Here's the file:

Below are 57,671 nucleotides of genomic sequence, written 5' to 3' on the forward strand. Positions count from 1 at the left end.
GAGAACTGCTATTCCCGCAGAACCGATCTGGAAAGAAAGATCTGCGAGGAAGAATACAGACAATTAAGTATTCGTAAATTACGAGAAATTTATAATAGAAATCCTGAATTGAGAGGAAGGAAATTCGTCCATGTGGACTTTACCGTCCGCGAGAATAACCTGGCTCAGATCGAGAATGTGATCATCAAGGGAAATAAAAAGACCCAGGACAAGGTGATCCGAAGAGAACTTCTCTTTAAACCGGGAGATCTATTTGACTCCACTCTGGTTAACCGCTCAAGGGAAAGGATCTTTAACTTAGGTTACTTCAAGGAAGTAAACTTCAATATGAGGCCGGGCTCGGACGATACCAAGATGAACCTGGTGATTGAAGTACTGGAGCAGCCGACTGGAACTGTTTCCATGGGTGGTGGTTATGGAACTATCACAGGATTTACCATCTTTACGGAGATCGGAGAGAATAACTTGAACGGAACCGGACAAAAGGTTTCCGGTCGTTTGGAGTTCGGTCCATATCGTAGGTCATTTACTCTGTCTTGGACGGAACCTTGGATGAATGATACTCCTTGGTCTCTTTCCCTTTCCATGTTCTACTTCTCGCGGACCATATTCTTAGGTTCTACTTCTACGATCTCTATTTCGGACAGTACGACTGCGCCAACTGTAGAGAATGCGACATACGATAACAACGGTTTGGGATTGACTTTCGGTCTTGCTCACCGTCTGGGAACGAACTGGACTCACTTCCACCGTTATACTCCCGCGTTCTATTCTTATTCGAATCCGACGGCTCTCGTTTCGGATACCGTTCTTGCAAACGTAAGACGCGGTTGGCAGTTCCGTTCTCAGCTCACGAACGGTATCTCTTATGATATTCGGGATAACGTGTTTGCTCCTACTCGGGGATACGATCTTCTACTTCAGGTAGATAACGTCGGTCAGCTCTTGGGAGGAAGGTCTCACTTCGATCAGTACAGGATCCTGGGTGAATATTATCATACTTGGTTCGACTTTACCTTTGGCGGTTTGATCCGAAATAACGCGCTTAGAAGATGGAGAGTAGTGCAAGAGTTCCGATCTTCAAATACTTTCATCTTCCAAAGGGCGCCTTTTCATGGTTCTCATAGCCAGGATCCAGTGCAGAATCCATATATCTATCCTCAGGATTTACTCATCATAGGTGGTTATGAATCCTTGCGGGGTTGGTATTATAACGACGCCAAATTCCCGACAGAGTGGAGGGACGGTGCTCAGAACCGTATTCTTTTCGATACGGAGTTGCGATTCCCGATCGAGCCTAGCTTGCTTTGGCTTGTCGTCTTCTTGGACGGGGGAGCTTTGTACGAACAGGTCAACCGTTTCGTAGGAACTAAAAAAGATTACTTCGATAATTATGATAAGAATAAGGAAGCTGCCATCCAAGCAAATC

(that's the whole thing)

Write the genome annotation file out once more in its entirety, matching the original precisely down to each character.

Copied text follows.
Below are 57,671 nucleotides of genomic sequence, written 5' to 3' on the forward strand. Positions count from 1 at the left end.
GAGAACTGCTATTCCCGCAGAACCGATCTGGAAAGAAAGATCTGCGAGGAAGAATACAGACAATTAAGTATTCGTAAATTACGAGAAATTTATAATAGAAATCCTGAATTGAGAGGAAGGAAATTCGTCCATGTGGACTTTACCGTCCGCGAGAATAACCTGGCTCAGATCGAGAATGTGATCATCAAGGGAAATAAAAAGACCCAGGACAAGGTGATCCGAAGAGAACTTCTCTTTAAACCGGGAGATCTATTTGACTCCACTCTGGTTAACCGCTCAAGGGAAAGGATCTTTAACTTAGGTTACTTCAAGGAAGTAAACTTCAATATGAGGCCGGGCTCGGACGATACCAAGATGAACCTGGTGATTGAAGTACTGGAGCAGCCGACTGGAACTGTTTCCATGGGTGGTGGTTATGGAACTATCACAGGATTTACCATCTTTACGGAGATCGGAGAGAATAACTTGAACGGAACCGGACAAAAGGTTTCCGGTCGTTTGGAGTTCGGTCCATATCGTAGGTCATTTACTCTGTCTTGGACGGAACCTTGGATGAATGATACTCCTTGGTCTCTTTCCCTTTCCATGTTCTACTTCTCGCGGACCATATTCTTAGGTTCTACTTCTACGATCTCTATTTCGGACAGTACGACTGCGCCAACTGTAGAGAATGCGACATACGATAACAACGGTTTGGGATTGACTTTCGGTCTTGCTCACCGTCTGGGAACGAACTGGACTCACTTCCACCGTTATACTCCCGCGTTCTATTCTTATTCGAATCCGACGGCTCTCGTTTCGGATACCGTTCTTGCAAACGTAAGACGCGGTTGGCAGTTCCGTTCTCAGCTCACGAACGGTATCTCTTATGATATTCGGGATAACGTGTTTGCTCCTACTCGGGGATACGATCTTCTACTTCAGGTAGATAACGTCGGTCAGCTCTTGGGAGGAAGGTCTCACTTCGATCAGTACAGGATCCTGGGTGAATATTATCATACTTGGTTCGACTTTACCTTTGGCGGTTTGATCCGAAATAACGCGCTTAGAAGATGGAGAGTAGTGCAAGAGTTCCGATCTTCAAATACTTTCATCTTCCAAAGGGCGCCTTTTCATGGTTCTCATAGCCAGGATCCAGTGCAGAATCCATATATCTATCCTCAGGATTTACTCATCATAGGTGGTTATGAATCCTTGCGGGGTTGGTATTATAACGACGCCAAATTCCCGACAGAGTGGAGGGACGGTGCTCAGAACCGTATTCTTTTCGATACGGAGTTGCGATTCCCGATCGAGCCTAGCTTGCTTTGGCTTGTCGTCTTCTTGGACGGGGGAGCTTTGTACGAACAGGTCAACCGTTTCGTAGGAACTAAAAAAGATTACTTCGATAATTATGATAAGAATAAGGAAGCTGCCATCCAAGCAAATC